Articles on Vatican II - Fifty years Later
Although the Polish Archbishop Karol Wojtyla was not one of the main architects of the Declaration on Religious Freedom (Dignitatis Humanae) at the Second Vatican Council, he may have been the bishop who used the declaration most effectively after the council. For Wojtyla, the future Pope John Paul II, by rooting the right to religious freedom in the nature of the human person, the declaration provided a teaching that he could use to challenge the Communist rulers of Poland.
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The American Jesuit theologian John Courtney Murray was the only expert from this side of the Atlantic to have a significant impact at the Second Vatican Council. Murray made a major contribution to the drafting of the Declaration on Religious Freedom (Dignitatis Humanae), although not as major as some observers would have it. In the early 1950s, Murray made a name for himself by arguing that the American system of Church-state relations was the most desirable form. This did not go down well at the Vatican where the U.S. system of toleration of religious difference was seen as a necessary, but unsatisfactory, compromise.
Depending on your perspective, the Second Vatican Council's Declaration on Religious Liberty (Dignatatis Humanae) made a major change to an unchangeable Church teaching or only an evolution in that teaching. Either way, the roots that gave rise to the decree go back to the persecution of the Church begun during the French Revolution and which continues in various ways to this day. Prior to the Revolution of 1789, the Church was a dominant and privileged force in France.
In discussions about the Second Vatican Council, the Decree on the Pastoral Office of Bishops in the Church (Christus Dominus) is rarely mentioned. That is understandable. The main theological discussion on the nature of the episcopacy takes place in chapter three of the Dogmatic Constitution on the Church (Lumen Gentium). Christus Dominus is a document intended to take that earlier constitution and draw out practical implications for how bishops carry out their ministry.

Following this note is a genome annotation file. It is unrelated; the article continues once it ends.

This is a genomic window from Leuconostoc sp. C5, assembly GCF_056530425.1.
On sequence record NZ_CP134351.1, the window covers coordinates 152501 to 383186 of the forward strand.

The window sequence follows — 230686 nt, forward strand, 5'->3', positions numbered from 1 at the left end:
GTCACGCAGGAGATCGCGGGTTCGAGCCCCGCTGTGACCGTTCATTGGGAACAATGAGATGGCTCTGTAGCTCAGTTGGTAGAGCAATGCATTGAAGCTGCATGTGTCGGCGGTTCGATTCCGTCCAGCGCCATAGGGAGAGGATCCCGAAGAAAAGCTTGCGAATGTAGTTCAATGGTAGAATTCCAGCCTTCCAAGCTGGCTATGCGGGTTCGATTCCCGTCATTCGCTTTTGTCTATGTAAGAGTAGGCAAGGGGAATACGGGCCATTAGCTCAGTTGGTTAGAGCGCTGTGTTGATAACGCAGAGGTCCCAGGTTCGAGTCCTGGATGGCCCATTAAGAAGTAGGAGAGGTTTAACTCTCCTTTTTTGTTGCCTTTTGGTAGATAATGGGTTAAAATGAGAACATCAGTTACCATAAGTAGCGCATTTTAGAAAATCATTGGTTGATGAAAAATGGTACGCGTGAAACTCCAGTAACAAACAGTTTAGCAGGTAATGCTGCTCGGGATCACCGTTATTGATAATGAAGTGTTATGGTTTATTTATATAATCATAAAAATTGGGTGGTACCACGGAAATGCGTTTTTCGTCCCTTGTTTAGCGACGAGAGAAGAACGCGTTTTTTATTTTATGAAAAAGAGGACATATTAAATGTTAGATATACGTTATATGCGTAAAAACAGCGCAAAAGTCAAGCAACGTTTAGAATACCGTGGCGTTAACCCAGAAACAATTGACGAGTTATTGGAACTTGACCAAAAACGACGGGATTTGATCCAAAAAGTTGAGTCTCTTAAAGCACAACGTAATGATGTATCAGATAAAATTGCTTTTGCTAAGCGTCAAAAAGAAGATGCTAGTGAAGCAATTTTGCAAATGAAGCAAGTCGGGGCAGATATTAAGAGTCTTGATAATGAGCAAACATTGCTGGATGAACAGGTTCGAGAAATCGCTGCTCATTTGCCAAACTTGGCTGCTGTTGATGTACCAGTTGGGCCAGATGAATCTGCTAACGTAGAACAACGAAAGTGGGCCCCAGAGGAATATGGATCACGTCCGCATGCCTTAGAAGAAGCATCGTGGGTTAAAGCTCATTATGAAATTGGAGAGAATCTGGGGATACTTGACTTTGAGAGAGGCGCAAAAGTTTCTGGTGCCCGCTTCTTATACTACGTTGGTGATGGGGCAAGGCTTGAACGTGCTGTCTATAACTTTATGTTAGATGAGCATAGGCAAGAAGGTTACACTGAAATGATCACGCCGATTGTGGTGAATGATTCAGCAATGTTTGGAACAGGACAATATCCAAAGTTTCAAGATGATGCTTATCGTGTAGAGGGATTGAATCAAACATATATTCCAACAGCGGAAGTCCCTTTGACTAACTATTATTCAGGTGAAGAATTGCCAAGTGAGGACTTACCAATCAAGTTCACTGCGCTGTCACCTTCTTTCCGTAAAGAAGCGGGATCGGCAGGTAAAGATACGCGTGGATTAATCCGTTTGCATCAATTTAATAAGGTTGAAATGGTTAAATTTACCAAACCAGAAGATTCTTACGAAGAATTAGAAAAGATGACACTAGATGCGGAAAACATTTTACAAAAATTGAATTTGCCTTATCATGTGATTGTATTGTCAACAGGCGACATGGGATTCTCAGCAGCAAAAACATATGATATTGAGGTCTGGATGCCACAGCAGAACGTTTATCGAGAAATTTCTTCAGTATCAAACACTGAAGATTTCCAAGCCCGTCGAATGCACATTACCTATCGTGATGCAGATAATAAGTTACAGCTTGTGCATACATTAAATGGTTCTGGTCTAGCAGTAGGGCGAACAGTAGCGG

Although the Decree on the Catholic Eastern Churches (Orientalium Ecclesarium) is the third shortest document produced by the Second Vatican Council, it is a significant statement that goes far beyond maintaining the status quo. While the decree is not exactly a Magna Carta for the churches of the East which are in union with Rome, it does signal a shift to a more positive view of those churches than had been the practice of recent centuries.
A key Protestant belief is the priority of Scripture. Catholics, while not denigrating Scripture, have held to the crucial importance of Christ's real presence in the Eucharist. The final chapter of the Constitution on Divine Revelation (Dei Verbum) raises the question of the relative importance of the two. It begins with the striking statement, "The Church has always venerated the divine Scriptures as it has venerated the body of the Lord" (DV 21).
The Constitution on Divine Revelation (Dei Verbum) was surely the most difficult document to finalize at the Second Vatican Council. The original document on revelation appeared in November 1962 and was soundly rejected by the council fathers. It went through roughly six more major drafts before finally being approved three weeks before the council ended in 1965. To win approval, compromises were needed, and nowhere is that more evident than in the document's discussion of Sacred Scripture.
Seemingly miniscule changes in wording can hide major shifts in understanding. So it was when the Second Vatican Council's Constitution on Divine Revelation (Dei Verbum) spoke of "Tradition" in comparison with "traditions" referred to in the teaching of the 16th century Council of Trent. The shift from the plural to the singular and from a small "t" to a capital "T" augured a significant shift in Church teaching. For Joseph Ratzinger, this was but one sign in Dei Verbum indicating that Tradition had come to mean something quite different than the strict "passing on" of unchanging truths and laws inherited from the past.
The most basic question about divine revelation is "why?" Why would God choose to reveal himself to humanity? Every person has an in-built sense of the divine, a sense that at the heart of all that exists, there is mystery. In every culture, religion spontaneously arises because of this wonderment in the face of being.
You won't have to travel far in the company of theologians before you find one . . . or many who declare that the Constitution on Divine Revelation (Dei Verbum) was the most important document produced at the Second Vatican Council. To a casual observer, this may not seem so obvious. It was the changes in the liturgy that had the greatest effect on the way we celebrate our faith; it was the document on the Church that cut a swath through clericalism and presented the Church as a communion first and a hierarchy second; it was the document on the Church in the modern world that really moved the Church out of the sacristy and into conversation with the secular movements of the time.